[tor-talk] Carnegie Mellon Kills Black Hat Talk About Identifying Tor Users -- Perhaps Because It Broke Wiretapping Laws

Joe Btfsplk joebtfsplk at gmx.com
Tue Jul 22 16:14:02 UTC 2014

On 7/22/2014 3:30 AM, Eugen Leitl wrote:
> https://www.techdirt.com/articles/20140721/11362227955/carnegie-mellon-kills-black-hat-talk-about-identifying-tor-users.shtml
> Carnegie Mellon Kills Black Hat Talk About Identifying Tor Users -- Perhaps
> Because It Broke Wiretapping Laws
> from the questionable-legality dept
> There's some buzz in security circles today after it came out that a session
> at the upcoming Black Hat Conference entitled "You Don't Have to be the NSA
> to Break Tor: Deanonymizing Users on a Budget" by Michael McCord and
> Alexander Volynkin (both of whom work for Carnegie-Mellon University and
> CERT) had been pulled from the conference at the request of CMU.
> A Black Hat spokeswoman told Reuters that the talk had been canceled at the
> request of lawyers for Carnegie-Mellon University, where the speakers work as
> researchers. A CMU spokesman had no immediate comment.
Wiretapping?  Please.  Web sites (that want to) & their 3rd party 
associates (trackers) track users from one end to the other.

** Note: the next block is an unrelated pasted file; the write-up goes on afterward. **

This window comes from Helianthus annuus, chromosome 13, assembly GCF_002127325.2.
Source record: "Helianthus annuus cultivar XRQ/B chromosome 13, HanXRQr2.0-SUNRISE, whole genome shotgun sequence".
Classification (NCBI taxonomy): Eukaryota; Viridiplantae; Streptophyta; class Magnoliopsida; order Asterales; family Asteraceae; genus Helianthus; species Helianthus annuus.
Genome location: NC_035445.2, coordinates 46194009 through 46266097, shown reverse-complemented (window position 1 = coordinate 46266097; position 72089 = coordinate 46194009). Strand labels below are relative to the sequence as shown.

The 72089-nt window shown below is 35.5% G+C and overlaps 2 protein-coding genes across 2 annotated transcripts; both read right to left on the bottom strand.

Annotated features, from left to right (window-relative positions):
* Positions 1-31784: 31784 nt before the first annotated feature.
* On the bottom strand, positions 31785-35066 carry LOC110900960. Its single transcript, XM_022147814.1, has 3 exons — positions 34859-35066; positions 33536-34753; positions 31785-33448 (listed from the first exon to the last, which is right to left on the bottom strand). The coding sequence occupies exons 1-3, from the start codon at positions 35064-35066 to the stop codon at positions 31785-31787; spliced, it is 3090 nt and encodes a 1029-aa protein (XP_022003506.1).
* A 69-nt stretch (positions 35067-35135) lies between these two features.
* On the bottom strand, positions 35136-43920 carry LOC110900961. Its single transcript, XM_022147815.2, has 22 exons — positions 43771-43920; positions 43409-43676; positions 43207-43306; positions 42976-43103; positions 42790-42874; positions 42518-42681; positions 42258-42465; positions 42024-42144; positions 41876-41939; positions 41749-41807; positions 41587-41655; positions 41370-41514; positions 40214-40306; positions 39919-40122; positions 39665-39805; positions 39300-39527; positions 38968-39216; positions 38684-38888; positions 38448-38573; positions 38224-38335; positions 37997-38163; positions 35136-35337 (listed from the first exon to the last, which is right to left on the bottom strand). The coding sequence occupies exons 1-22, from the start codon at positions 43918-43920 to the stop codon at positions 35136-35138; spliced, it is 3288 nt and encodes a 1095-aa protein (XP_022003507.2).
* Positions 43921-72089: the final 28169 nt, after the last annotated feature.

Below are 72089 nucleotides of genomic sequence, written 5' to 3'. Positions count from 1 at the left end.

More speculation.  A good question is, *who requested* that the Carnegie 
Mellon *lawyers* make a request to Black Hat to cancel the talk on 
identifying Tor users?

We must ask, did Carnegie Mellon really think Tor Project would sue 
them?  Hardly.
Did they think the gov't would sue them on behalf of Tor Project? No.

Which entities would have the most to lose if this Tor weakness was exposed?
Which entities are most interested in cracking Tor?
That possibly resulted in certain people stopping their Tor use and / or 
the weakness being patched, so possibly not as much valuable user info 
was available?
The Disney Co?  EFF.org?  Amazon?  No, not likely.

In any good investigation, detectives follow motive & money. *IF*... the 
gov't is or could be involved in something (/not saying they are here, 
but could be/), then the "means" is *almost always* there, if it's 
important enough.  As we saw from Snowden's documents the incredible, 
unbelievable things they were able to do (at incredible expense & manpower).

Whether the gov't was involved in the talk being cancelled *aside*, we 
can't forget that the programs detailed in Snowden's document, have NOT 
stopped, or even slowed down.
Yes, officials appeared before Congress (more than once).
Yes, they were caught in bald faced lies (perjury?).
*No, nothing was done* / no action taken by anyone, to reign in or slow 
down these programs (which literally cost a fortune in taxpayers' money).

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